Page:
Patrolling During COVID + Honoring 35-years for Ralph Nelson
Pajarito Ski Patrol and COVID-19
Pajarito Ski Patrol are accustomed to encountering challenges at Pajarito Mountain. From unpredictable weather to slick slopes, the patrol takes most challenges in stride. Not, however, when it came to handling COVID-19. When the obstacles arose related to emergency response during the pandemic, the patrol rose to the considerable challenge.
The group, composed of 70 volunteers and a handful of paid patrollers, began meeting in early summer 2020 to plan for the changes necessary to patrol safely. The group consulted with longtime patroller Dr. Robert McClees, current Medical Director of the Pajarito Mountain Ski Patrol and owner of Trinity Urgent Care to discuss COVID preparations. “It’s been a tremendous team effort,” said Paid Ski Patrol Supervisor Eric Schaller, who also serves as a researcher with UNM Hospital. “We put together some comprehensive protocols to protect our patrollers and guests.”
The team reconfigured the Aspen House, patrol headquarters to separate people. They also began collecting PPE and developed a tiered system for its use, reserving precious N95 masks to treat symptomatic patients. “Having this plan in place, and putting the safety of our patrollers and the patients first has been paramount,” said Schaller. “It’s been a yeoman’s task, and I’m extremely proud of the collaboration of our entire team.”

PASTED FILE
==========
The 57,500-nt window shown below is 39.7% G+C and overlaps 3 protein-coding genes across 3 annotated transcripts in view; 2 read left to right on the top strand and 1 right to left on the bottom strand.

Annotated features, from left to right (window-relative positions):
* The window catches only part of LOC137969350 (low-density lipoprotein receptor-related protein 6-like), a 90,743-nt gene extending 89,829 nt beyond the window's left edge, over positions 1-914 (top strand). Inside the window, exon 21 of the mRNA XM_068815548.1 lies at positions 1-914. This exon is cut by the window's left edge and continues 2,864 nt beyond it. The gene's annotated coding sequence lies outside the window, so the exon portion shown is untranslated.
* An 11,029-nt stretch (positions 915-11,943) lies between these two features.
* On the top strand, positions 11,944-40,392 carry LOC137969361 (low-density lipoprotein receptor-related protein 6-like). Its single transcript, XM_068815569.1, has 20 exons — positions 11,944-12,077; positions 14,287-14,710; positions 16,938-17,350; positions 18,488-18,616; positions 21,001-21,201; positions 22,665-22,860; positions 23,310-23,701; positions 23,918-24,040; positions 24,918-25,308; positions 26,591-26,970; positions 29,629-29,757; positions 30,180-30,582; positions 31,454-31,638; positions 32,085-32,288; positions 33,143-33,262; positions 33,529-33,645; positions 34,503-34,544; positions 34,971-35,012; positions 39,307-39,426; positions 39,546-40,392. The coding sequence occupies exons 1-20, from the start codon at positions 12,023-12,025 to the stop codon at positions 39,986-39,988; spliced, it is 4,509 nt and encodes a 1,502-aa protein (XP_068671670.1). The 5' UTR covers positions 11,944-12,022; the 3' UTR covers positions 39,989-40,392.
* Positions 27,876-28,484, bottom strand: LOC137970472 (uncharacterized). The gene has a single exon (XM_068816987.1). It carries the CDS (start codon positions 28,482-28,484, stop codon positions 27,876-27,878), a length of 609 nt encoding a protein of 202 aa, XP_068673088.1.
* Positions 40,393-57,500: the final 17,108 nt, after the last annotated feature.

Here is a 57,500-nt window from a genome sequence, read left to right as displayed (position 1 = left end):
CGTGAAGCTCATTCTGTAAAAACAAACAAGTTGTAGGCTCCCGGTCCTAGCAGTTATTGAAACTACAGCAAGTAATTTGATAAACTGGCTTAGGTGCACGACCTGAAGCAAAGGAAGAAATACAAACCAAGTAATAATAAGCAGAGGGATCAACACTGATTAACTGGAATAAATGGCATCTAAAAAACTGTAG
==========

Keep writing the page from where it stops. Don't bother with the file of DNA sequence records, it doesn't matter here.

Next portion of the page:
With about half of the season already through, Schaller is adamant about the public’s compliance with the public health orders regarding masks and social distancing. “People need to understand that it’s a requirement for us to have a season. Just wear the mask. All the time — and keep your distance from those not in your party,” he said.
Celebrating 35 Years on Patrol
Congratulations to Ralph Nelson, one of the Ski Patrol’s longest serving patrollers. He’s been part of the team for more than 35 years. He began his ski patrol career at Grand Targhee in Idaho before becoming a vital part of the crew at Pajarito.
Ralph remembers that when he first came to Pajarito Mountain. “Everyone did something,” he said. “There were several groups; one group was involved in cutting down trees and creating ski runs, the Boy Scouts cooked hamburgers and hot dogs, I chose to continue in ski patrol.”
Ski Patrol has been an adventure, and Ralph recalls one spill he took on “I Don’t Care” wearing the older “brick” size Motorola radio on his chest. “That radio left a literal impression on me,” he said. “From then on, I started wearing it on my side.”
In addition to responding as a ski patroller, he has also served as an instructor in Outdoor Emergency Care, Skiing, and Toboggan Handling. He has also taught many of Pajarito’s instructors through the National Ski Patrol Instructor Training Program.